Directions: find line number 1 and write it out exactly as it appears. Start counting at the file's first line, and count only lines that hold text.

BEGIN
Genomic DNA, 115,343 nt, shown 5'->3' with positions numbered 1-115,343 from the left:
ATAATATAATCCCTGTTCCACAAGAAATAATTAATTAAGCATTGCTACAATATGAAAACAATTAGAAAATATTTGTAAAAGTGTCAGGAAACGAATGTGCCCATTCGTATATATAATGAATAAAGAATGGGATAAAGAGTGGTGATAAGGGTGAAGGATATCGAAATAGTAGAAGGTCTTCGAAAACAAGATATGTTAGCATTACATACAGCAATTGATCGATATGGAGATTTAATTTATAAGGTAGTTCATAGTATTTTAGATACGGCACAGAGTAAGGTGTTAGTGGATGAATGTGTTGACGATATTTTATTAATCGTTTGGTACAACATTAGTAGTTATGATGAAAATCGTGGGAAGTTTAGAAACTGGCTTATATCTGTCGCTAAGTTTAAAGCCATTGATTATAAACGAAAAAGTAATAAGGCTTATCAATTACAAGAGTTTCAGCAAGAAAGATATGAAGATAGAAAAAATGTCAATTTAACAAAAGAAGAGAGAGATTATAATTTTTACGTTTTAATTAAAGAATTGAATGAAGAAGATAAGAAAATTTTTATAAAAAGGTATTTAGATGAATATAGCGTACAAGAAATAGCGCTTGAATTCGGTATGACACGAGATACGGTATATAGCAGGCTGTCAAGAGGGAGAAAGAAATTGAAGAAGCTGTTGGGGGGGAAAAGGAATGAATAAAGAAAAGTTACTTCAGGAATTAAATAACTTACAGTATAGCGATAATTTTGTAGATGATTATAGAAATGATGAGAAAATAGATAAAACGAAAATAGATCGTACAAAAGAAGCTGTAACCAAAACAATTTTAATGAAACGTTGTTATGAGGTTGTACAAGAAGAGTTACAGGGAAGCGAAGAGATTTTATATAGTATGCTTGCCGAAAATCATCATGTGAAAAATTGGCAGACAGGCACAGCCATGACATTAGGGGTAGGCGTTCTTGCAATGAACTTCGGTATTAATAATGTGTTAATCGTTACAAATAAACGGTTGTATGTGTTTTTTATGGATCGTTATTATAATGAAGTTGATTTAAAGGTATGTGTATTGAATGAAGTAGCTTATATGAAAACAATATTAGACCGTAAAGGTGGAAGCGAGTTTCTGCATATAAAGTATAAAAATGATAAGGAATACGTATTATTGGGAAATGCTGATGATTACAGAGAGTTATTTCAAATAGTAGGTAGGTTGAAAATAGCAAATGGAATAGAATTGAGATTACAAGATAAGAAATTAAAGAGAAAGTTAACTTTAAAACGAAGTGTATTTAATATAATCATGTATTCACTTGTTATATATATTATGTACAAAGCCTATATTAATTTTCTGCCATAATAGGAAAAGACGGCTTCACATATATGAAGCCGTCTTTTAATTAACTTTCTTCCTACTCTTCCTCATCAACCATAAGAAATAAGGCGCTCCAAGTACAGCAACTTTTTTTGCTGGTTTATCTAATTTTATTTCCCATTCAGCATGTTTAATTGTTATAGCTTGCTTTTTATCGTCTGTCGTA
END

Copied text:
Genomic DNA, 115,343 nt, shown 5'->3' with positions numbered 1-115,343 from the left: